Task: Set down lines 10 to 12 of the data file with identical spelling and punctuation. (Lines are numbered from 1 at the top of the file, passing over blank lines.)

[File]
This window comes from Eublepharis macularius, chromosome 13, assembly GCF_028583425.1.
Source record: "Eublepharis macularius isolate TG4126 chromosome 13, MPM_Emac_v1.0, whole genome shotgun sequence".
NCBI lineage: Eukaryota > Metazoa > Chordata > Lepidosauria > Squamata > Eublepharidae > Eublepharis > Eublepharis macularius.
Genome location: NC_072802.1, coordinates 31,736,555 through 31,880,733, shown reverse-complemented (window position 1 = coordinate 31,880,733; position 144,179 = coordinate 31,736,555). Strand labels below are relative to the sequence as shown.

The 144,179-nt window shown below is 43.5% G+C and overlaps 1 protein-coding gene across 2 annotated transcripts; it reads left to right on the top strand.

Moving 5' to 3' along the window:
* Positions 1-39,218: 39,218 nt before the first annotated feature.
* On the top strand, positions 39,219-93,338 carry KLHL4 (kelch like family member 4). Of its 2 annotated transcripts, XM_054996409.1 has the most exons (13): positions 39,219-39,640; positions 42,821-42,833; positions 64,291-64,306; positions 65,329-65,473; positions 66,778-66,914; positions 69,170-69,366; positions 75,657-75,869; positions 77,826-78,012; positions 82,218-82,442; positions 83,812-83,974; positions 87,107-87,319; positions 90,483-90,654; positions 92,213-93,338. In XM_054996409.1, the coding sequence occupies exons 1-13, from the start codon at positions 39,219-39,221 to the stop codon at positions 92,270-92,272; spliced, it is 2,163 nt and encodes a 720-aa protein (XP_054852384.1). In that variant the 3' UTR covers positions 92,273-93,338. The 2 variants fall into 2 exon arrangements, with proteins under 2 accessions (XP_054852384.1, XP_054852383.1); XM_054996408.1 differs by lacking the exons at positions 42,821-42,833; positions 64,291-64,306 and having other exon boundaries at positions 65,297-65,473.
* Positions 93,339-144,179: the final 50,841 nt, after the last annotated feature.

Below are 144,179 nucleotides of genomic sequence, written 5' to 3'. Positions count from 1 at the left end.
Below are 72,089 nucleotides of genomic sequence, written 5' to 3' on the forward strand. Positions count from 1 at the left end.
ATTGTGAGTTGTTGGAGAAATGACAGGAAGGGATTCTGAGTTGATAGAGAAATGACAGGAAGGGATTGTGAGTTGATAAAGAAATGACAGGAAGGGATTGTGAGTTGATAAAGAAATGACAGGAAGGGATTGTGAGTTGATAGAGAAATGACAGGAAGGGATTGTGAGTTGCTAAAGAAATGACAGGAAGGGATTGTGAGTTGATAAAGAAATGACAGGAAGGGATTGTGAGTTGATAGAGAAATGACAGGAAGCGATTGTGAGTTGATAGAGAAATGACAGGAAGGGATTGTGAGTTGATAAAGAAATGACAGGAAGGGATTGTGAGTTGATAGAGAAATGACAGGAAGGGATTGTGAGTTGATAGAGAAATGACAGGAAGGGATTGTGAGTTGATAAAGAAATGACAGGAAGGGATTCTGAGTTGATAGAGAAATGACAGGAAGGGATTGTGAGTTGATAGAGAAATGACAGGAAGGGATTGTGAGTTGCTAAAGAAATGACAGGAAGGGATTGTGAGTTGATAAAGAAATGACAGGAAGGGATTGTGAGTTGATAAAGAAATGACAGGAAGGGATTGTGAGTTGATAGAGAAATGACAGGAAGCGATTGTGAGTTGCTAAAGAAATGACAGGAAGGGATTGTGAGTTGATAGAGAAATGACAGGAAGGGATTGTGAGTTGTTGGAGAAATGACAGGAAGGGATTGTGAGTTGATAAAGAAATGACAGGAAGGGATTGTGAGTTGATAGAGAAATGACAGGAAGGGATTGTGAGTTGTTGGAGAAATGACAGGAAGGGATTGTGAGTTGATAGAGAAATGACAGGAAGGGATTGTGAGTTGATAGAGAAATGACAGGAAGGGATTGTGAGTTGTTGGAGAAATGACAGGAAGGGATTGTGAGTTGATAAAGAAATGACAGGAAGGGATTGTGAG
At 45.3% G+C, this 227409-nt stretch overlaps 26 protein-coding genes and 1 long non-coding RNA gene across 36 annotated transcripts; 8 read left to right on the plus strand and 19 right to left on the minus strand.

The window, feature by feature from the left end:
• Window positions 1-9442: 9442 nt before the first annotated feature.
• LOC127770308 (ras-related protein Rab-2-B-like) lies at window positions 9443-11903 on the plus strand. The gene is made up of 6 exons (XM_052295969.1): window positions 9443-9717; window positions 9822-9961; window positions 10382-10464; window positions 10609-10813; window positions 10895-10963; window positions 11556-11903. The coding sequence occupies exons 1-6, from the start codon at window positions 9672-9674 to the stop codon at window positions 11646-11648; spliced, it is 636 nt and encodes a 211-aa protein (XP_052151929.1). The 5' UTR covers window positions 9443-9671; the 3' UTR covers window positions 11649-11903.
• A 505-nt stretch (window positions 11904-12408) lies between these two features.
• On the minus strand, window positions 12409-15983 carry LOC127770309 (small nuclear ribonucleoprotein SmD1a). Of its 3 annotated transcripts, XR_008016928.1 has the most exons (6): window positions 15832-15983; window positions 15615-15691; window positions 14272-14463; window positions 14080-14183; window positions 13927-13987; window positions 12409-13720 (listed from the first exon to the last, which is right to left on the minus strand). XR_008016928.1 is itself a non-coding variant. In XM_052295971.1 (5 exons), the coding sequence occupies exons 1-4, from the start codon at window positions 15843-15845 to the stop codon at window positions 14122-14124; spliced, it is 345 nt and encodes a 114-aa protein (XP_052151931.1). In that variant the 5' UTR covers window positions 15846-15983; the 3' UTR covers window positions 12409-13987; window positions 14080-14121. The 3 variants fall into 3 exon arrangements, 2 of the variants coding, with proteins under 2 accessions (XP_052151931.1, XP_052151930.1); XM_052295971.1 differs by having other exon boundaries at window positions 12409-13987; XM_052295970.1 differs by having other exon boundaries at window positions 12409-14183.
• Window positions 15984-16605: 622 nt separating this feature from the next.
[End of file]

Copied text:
Below are 144,179 nucleotides of genomic sequence, written 5' to 3'. Positions count from 1 at the left end.
Below are 72,089 nucleotides of genomic sequence, written 5' to 3' on the forward strand. Positions count from 1 at the left end.
ATTGTGAGTTGTTGGAGAAATGACAGGAAGGGATTCTGAGTTGATAGAGAAATGACAGGAAGGGATTGTGAGTTGATAAAGAAATGACAGGAAGGGATTGTGAGTTGATAAAGAAATGACAGGAAGGGATTGTGAGTTGATAGAGAAATGACAGGAAGGGATTGTGAGTTGCTAAAGAAATGACAGGAAGGGATTGTGAGTTGATAAAGAAATGACAGGAAGGGATTGTGAGTTGATAGAGAAATGACAGGAAGCGATTGTGAGTTGATAGAGAAATGACAGGAAGGGATTGTGAGTTGATAAAGAAATGACAGGAAGGGATTGTGAGTTGATAGAGAAATGACAGGAAGGGATTGTGAGTTGATAGAGAAATGACAGGAAGGGATTGTGAGTTGATAAAGAAATGACAGGAAGGGATTCTGAGTTGATAGAGAAATGACAGGAAGGGATTGTGAGTTGATAGAGAAATGACAGGAAGGGATTGTGAGTTGCTAAAGAAATGACAGGAAGGGATTGTGAGTTGATAAAGAAATGACAGGAAGGGATTGTGAGTTGATAAAGAAATGACAGGAAGGGATTGTGAGTTGATAGAGAAATGACAGGAAGCGATTGTGAGTTGCTAAAGAAATGACAGGAAGGGATTGTGAGTTGATAGAGAAATGACAGGAAGGGATTGTGAGTTGTTGGAGAAATGACAGGAAGGGATTGTGAGTTGATAAAGAAATGACAGGAAGGGATTGTGAGTTGATAGAGAAATGACAGGAAGGGATTGTGAGTTGTTGGAGAAATGACAGGAAGGGATTGTGAGTTGATAGAGAAATGACAGGAAGGGATTGTGAGTTGATAGAGAAATGACAGGAAGGGATTGTGAGTTGTTGGAGAAATGACAGGAAGGGATTGTGAGTTGATAAAGAAATGACAGGAAGGGATTGTGAG